ECDOH Recognizes National Lead Poisoning Prevention Week; Children Most at Risk--Knowledge & Prevention are Key!

Press Release header

MEDIA RELEASE

 From the Office of the Commissioner of Health, Dr. Gale R. Burstein

 Date October 30, 2015                          

CONTACT: Mary C. St. Mary/Mary.StMary@Erie.Gov

Phone: 716.858.4941/ Mobile: 716.253.3925

 ECDOH Recognizes

National Lead Poisoning Prevention Week

Children Most at Risk—Knowledge & Prevention are Key!Lead Free Kids logo

ERIE COUNTY, NY— County Executive Mark C. Poloncarz and the Erie County Department of Health (“ECDOH”) participated this past week in activities acknowledging the annual National Lead Poisoning Prevention Week.

County Executive Poloncarz issued an executive proclamation that proclaimed October 25-31, 2015 to be “Lead Poisoning Prevention Week in Erie County”. ECDOH’s Division of Environmental Health provides education to residents about the dangers of lead, generally found in paint in houses that were built prior to 1978. With the Buffalo housing stock being among the oldest in the nation, the threat of a real poison—lead—being ingested or inhaled by a child remains a very serious concern.   

“Lead poisoning is entirely preventable. The keys are to stop children from coming into contact with lead and to treat children who have been poisoned by lead” said Dr. Gale Burstein, Erie County Commissioner of Health.  “Exposure to lead, even in small quantities, can cause learning disabilities, behavioral problems, and, at very high levels, seizures, coma, and even death. Young children, when exposed to high levels of lead in house dust, are particularly vulnerable. Our collaborative prevention efforts are vital as there are no medical treatments that can permanently reverse the adverse health effects in children who have been exposed to lead.”

The only way to know for sure if a child has been exposed to lead is with a blood test. Lead screening tests sometimes take blood from the finger, but it is better and more accurate to take the blood from a vein in the arm. The test measures the amount of lead in the blood. If parents think that their child has been exposed to lead, they should talk with their pediatrician about getting a blood test to check for lead.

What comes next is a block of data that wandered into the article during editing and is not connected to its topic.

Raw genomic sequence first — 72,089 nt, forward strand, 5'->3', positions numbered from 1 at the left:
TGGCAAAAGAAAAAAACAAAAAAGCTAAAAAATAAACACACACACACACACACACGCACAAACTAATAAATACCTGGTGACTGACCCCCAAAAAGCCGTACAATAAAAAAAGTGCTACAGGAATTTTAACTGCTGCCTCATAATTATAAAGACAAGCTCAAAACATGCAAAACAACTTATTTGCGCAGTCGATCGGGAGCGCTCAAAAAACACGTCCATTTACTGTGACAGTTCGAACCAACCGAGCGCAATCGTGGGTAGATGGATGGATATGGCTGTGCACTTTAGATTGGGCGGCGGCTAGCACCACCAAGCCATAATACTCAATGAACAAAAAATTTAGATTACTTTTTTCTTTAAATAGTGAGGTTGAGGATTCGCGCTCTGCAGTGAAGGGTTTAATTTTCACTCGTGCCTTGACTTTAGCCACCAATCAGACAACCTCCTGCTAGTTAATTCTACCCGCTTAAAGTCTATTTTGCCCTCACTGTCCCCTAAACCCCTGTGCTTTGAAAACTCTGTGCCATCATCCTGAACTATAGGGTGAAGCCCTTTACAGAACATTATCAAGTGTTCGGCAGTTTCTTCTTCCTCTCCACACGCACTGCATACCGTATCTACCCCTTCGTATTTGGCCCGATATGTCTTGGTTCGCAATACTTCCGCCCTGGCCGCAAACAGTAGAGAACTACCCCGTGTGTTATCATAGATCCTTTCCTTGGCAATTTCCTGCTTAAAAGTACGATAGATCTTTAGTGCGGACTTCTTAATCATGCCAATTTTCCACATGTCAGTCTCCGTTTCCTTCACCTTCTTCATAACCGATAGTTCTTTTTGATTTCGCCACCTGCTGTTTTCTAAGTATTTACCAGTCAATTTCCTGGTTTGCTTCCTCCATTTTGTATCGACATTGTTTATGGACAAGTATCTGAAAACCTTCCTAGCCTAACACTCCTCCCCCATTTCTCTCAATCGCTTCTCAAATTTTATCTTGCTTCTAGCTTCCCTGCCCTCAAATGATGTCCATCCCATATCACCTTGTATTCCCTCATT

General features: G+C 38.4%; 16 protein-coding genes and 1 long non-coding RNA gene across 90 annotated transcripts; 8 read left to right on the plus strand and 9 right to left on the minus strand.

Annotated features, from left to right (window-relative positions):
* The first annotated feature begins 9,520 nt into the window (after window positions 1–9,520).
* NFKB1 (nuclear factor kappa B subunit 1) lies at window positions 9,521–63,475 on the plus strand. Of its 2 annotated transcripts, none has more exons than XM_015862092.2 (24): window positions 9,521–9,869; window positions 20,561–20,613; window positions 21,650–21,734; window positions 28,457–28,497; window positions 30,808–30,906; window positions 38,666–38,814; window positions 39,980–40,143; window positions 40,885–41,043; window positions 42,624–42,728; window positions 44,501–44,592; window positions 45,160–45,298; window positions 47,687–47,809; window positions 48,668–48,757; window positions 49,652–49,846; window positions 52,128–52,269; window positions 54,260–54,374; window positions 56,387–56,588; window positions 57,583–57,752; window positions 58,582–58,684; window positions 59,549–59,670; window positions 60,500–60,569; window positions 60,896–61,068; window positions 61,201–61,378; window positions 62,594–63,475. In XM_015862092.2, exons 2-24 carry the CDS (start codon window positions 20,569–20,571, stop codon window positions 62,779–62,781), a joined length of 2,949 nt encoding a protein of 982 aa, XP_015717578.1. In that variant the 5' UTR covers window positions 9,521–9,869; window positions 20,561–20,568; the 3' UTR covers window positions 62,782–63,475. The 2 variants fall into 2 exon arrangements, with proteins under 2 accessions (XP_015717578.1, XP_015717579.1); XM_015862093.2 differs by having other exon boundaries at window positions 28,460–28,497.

There are other ways to take precautions to avoid exposing children to lead. They include:

Test your home for lead. If your home was built before 1978, call the Division of Environmental Health (716-961-6800) for information about lead testing for your home. If you don't know how old your home is, assume there is lead. Homes in the Northeast and Midwest are most likely to have lead in paint. Ask the landlord about lead before you sign a lease. Before you buy a home, have it inspected for lead.

Learn about safe ways to make repairs/renovations. Call the Division of Environmental Health (716-961-6800) for information about lead-safe training classes for do-it-yourself home owners. Be sure to get lead-safe training or use a certified contractor, as removing lead paint on your own can often make the condition worse. If work is not done the safe way, you and your child can be harmed by increased exposure to lead in dust. Always keep your child away from renovation areas until everything is cleaned up.

•Keep children away from old windows, old porches, and areas with chipping or peeling paint. Cover it with duct tape or contact paper until it can be completely removed. If you rent your home, let your landlord know about any peeling or chipping paint. Landlords are legally required to repair lead problems found on their property.

 •Do not allow your child to play in the dirt next to your old home. Plant grass over bare soil or use mulch or wood chips.

 •Clean your home regularly. Wipe down floors and other level surfaces with a damp mop or sponge. Taking shoes off at the door can help reduce tracking in dirt.

 •Teach your children to wash their hands, especially before eating. Wash pacifiers and toys regularly.

 •Keep clean. If your work or hobbies involve lead, change your clothes and shoes and shower when finished. Keep your clothes at work or wash your work clothes as soon as possible.

 •Use cold tap water for mixing formula, drinking, or cooking. If you are in an older home, run the water for several minutes before using it in the morning and anytime it has not been used for 8 or more hours. Always start with cold water for drinking or cooking.

 •Eat healthy. Give your child a well-balanced diet that includes breakfast and food high in calcium and iron. A good diet can help your child absorb less lead.

“Our dedicated team of experienced sanitarians and public health nurses are ready to assist any Erie County family in need to help them avoid or eliminate a lead exposure problem,” concluded Burstein.

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For More Information:

Erie County Department of Health

NY State Department of Health  

Center for Disease Control and Prevention

Environmental Protection Agency (EPA)

American Academy of Pediatrics

U.S. Department of Housing and Urban Development

 

 Ban Lead Paint photo